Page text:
Her website identifies twenty different languages. But how many languages there really are is a matter of dispute. “It depends how you count,” she explained. “Do you consider Moroccan Judeo-Arabic and Yemenite Judeo-Arabic to be separate languages, or varieties of the same language? How about medieval Judeo-French and contemporary Jewish French? Orthodox Jewish English in New York and Reform Jewish English in San Francisco? In other words, anywhere from 20 to hundreds.”
Dr. Benor suggested that the popularity of some Yiddish words and expressions now “has a lot to do with Jews being well integrated into American society. There’s also influence from the media. The mid-20th century Borsht Belt is becoming more mainstream.” As one example, words like “chutzpah” pop up increasingly on television and in the press.
She also noted that “the phenomenon of non-Jews using Jewish words is not unique to American Jews. At various times and places, non-Jews have used Hebrew words and other features of the language. It became part of the professional jargon for cattle traders and jewelry makers.” Examples abound in Dutch and German, she said.
In addition, Jews themselves are using a few more “Jewish words.
“In the last few decades, there’s been a shift in American Jewish communities in using more Hebrew and Yiddish words in certain realms. I didn’t grow up saying ‘shul’ but now I do, and now my parents do too. It’s one of those shifts you might not notice happening,” she said.
Asked whether there is a stereotypical Jewish voice — one you might hear in your head when thinking about the issue — Dr. Benor said, “I think of the sketch ‘Coffee Talk’ on Saturday Night Live. There absolutely is a connection between New York speech and Jewish speech.” Indeed, she added, non-Jews typically think of New York speech when thinking of Jewish speech.
In discussing Jewish names, she will focus on where common names throughout the world come from. She also will explore such questions as why men are more likely to have biblical names. Interestingly, Dr. Benor put to rest to the myth that immigrants’ new surnames were a product of Ellis Island functionaries.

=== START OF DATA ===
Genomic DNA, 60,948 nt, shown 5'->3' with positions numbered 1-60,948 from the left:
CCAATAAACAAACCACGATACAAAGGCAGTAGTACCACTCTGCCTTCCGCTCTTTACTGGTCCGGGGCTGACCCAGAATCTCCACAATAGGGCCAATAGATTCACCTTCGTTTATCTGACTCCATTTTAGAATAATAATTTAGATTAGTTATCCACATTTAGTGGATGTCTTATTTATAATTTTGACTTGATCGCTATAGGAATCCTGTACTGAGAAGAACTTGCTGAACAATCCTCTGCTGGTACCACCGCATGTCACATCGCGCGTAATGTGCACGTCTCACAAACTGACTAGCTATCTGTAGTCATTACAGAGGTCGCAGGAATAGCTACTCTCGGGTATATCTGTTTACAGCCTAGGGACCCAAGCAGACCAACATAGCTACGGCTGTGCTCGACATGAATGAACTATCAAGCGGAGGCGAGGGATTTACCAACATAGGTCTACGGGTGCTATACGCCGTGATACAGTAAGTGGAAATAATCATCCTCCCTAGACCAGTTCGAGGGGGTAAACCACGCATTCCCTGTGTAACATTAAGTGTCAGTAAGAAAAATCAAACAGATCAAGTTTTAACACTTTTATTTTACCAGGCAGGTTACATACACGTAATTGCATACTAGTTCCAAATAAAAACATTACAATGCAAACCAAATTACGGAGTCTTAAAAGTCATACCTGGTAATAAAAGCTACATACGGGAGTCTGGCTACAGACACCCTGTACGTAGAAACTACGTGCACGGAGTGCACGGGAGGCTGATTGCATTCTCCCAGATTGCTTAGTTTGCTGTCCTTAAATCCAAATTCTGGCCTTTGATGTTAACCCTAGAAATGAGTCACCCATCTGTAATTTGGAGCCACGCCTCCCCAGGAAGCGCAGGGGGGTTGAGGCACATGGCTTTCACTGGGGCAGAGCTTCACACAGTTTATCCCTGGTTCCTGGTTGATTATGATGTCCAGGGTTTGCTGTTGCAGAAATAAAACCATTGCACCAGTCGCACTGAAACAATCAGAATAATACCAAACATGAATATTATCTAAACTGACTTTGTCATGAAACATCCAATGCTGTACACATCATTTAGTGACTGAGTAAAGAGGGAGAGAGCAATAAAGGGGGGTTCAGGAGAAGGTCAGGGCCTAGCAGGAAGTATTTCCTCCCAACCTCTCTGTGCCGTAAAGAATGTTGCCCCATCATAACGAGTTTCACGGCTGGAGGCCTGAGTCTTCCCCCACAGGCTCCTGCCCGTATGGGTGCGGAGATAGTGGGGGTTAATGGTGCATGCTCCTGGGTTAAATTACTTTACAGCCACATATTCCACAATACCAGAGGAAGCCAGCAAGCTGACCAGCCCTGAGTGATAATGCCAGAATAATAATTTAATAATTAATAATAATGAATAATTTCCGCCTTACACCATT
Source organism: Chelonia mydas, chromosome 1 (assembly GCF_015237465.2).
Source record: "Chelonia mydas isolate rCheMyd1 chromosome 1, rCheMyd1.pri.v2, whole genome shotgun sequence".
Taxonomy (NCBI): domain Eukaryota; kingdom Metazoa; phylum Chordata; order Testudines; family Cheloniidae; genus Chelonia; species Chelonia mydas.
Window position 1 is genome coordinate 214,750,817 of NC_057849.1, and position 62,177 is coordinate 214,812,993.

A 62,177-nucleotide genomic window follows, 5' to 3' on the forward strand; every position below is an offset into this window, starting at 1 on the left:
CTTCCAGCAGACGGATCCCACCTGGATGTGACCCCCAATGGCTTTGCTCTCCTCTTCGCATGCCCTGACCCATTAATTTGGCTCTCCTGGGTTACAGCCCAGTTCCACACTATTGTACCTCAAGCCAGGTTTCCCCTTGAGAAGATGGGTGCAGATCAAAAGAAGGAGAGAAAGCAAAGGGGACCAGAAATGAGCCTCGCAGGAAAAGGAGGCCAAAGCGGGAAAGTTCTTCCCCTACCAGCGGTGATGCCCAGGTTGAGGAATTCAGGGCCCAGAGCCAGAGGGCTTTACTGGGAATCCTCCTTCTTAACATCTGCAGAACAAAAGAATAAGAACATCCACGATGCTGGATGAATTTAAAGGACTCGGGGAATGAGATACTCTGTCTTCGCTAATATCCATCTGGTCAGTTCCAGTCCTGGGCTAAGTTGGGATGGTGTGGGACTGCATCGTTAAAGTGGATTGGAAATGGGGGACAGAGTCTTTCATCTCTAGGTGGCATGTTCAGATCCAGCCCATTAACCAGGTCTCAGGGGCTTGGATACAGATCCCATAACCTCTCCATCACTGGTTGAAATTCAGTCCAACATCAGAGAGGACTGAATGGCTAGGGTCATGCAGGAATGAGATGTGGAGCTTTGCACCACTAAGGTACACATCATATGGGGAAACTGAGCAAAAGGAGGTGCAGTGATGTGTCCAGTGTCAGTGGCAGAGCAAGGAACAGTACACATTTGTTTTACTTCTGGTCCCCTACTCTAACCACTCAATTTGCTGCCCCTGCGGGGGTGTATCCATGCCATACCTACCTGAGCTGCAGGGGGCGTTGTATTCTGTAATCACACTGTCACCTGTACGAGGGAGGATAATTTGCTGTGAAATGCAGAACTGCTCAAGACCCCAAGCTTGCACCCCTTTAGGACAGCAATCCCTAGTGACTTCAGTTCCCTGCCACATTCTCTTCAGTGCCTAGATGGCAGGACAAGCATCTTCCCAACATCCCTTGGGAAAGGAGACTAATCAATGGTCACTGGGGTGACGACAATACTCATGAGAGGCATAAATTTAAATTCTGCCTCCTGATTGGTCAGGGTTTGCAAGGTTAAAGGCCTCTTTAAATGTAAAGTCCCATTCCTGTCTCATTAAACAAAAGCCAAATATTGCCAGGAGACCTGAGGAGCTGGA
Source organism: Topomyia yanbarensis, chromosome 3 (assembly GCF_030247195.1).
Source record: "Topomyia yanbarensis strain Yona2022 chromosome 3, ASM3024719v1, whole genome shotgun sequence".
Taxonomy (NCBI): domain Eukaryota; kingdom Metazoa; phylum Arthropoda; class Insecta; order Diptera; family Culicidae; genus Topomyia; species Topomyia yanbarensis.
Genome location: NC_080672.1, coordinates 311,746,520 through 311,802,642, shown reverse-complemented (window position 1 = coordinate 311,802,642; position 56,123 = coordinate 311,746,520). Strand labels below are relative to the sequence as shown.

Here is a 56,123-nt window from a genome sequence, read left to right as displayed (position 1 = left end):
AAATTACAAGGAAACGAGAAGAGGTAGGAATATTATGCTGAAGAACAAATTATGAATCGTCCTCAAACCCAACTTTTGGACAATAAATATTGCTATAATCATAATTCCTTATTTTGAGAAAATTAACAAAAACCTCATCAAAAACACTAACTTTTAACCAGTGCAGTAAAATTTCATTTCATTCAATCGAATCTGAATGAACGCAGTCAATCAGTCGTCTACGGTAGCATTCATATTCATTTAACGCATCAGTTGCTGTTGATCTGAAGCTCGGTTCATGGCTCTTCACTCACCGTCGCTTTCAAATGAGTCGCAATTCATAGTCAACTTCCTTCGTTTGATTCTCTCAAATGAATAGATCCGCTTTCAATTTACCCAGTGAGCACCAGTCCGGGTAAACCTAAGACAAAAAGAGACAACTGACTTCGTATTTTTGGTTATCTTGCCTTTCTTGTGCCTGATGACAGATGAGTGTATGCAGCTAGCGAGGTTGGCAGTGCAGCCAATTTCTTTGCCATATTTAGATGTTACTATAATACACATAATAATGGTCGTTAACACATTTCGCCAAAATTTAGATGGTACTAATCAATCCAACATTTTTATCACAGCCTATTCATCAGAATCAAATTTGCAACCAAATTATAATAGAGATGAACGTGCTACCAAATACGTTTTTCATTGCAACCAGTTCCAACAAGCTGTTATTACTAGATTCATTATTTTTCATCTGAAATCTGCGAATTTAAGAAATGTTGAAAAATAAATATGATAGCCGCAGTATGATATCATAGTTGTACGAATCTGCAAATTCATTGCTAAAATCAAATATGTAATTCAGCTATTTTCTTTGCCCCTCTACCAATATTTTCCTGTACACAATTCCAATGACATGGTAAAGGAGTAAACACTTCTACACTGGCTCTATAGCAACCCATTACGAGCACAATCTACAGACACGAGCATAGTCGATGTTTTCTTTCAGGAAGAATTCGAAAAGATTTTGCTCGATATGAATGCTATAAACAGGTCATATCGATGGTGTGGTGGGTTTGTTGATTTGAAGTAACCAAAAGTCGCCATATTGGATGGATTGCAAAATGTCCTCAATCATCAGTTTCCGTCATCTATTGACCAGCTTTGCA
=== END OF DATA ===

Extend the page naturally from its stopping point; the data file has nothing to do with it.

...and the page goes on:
“The names were not changed on Ellis Island,” she said. “They were changed later, either by official petition or informally. It happened for reasons of economic advancement related to anti-Semitism.” When they Anglicized their names, Jews “were more likely to pass as non-Jews.” Still, she said, even when families changed their names, they did not tend to drop their Jewish identities.
On the subject of Hebrew names, she said that the practice of giving such names to newborn Jewish babies is still very common. “It’s been happening throughout history,” she said, especially in Ashkenazi communities. There’s a midrash that says we were redeemed by keeping our names.” (The midrash in question suggests that not adopting Egyptian names was one of the three merits for which the Jewish people were redeemed.)
On the topic of summer camp Hebrew, Dr. Benor said that the use of Hebrew at camp “is not generally about proficiency. It’s about making camp into a distinctly Jewish environment. Language plays a huge role in it, more than in any other domain. Hebrew is used to name places and activities, and even in camps that are not as Jewishly engaged, they still have some Hebrew words, Hebrew songs and cheers, or word of the day.
“The purpose is to foster Jewish identity.”
Dr. Benor and her husband, Mark, have three daughters, Aliza, Dalia, and Ariella, who range in age from 10 to 16. This summer, her oldest daughter will attend Tichon Ramah Yerushalayim.
Who: Professor Sarah Bunin Benor
What: Will deliver three lectures
When: Friday, 7 p.m., “From Harry and Sally to Josh and Liora — Jewish Names Around the World”; Shabbat d’var Torah, “Do American Jews Speak a Jewish Language?”; Shabbat, 1:30 p.m., “Ruach in the Dining Hall — Language at North American Jewish Summer Camps”
Where: At Congregation Beth Sholom, 354 Maitland Ave., Teaneck
For more information: cbsteaneck.org